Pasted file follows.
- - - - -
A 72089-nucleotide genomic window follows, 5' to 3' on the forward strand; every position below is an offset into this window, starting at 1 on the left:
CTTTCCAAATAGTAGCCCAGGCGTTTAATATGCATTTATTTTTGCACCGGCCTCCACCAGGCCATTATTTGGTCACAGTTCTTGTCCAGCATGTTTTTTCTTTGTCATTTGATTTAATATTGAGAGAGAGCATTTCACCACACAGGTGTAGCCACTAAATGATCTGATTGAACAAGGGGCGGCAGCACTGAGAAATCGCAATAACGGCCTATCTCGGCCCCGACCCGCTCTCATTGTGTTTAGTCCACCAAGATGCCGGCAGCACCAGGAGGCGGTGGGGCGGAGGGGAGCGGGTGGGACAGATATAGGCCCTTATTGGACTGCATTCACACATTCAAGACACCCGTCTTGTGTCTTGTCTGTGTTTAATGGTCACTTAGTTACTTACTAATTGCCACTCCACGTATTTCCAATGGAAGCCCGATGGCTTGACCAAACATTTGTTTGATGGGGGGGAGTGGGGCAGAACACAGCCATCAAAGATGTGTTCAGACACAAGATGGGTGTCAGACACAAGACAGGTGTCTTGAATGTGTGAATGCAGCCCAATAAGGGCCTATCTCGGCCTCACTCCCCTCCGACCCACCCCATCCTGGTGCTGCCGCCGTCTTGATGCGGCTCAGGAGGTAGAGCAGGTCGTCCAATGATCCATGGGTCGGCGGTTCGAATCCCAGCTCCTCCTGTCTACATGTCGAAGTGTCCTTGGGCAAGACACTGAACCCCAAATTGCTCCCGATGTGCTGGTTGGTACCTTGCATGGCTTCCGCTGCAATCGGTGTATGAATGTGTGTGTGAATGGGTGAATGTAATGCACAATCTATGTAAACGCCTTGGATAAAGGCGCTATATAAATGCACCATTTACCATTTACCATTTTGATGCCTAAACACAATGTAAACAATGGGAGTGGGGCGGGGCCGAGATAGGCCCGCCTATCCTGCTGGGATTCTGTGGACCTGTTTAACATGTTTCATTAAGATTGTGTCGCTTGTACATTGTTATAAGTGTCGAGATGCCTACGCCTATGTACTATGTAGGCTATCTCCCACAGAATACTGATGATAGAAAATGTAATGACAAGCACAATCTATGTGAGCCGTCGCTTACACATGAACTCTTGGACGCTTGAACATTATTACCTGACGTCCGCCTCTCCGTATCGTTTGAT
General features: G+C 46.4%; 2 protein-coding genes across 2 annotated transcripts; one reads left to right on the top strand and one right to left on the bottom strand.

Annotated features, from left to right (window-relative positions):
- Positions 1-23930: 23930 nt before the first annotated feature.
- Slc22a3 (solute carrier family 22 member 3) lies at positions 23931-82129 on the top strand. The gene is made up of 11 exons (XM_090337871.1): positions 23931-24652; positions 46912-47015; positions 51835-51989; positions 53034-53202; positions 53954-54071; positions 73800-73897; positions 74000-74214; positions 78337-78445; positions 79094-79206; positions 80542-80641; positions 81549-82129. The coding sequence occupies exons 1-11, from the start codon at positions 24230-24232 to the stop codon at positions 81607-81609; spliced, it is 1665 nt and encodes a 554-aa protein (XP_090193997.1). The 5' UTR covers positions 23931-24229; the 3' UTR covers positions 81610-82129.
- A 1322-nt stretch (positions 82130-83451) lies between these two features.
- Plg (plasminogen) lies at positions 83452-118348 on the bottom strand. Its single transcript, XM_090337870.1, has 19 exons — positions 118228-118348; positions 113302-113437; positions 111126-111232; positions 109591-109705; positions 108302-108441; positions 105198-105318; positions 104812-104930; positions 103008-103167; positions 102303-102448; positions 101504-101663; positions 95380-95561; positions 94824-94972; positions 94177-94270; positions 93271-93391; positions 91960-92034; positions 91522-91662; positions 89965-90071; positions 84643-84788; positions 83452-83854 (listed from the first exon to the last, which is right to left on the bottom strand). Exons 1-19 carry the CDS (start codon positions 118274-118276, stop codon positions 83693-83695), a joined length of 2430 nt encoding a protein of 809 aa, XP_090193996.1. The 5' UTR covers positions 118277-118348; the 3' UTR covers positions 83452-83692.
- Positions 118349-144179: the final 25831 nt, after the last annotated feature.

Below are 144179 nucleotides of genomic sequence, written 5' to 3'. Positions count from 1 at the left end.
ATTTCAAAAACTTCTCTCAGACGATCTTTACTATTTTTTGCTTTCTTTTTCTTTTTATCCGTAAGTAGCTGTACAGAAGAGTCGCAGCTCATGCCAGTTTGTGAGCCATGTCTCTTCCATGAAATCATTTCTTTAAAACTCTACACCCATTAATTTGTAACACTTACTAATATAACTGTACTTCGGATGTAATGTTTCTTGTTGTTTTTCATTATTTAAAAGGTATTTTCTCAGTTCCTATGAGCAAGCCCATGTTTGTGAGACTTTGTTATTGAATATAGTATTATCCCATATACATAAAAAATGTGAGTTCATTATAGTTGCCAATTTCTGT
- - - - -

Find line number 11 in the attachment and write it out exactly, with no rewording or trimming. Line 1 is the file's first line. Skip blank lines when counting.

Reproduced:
ATTTCAAAAACTTCTCTCAGACGATCTTTACTATTTTTTGCTTTCTTTTTCTTTTTATCCGTAAGTAGCTGTACAGAAGAGTCGCAGCTCATGCCAGTTTGTGAGCCATGTCTCTTCCATGAAATCATTTCTTTAAAACTCTACACCCATTAATTTGTAACACTTACTAATATAACTGTACTTCGGATGTAATGTTTCTTGTTGTTTTTCATTATTTAAAAGGTATTTTCTCAGTTCCTATGAGCAAGCCCATGTTTGTGAGACTTTGTTATTGAATATAGTATTATCCCATATACATAAAAAATGTGAGTTCATTATAGTTGCCAATTTCTGT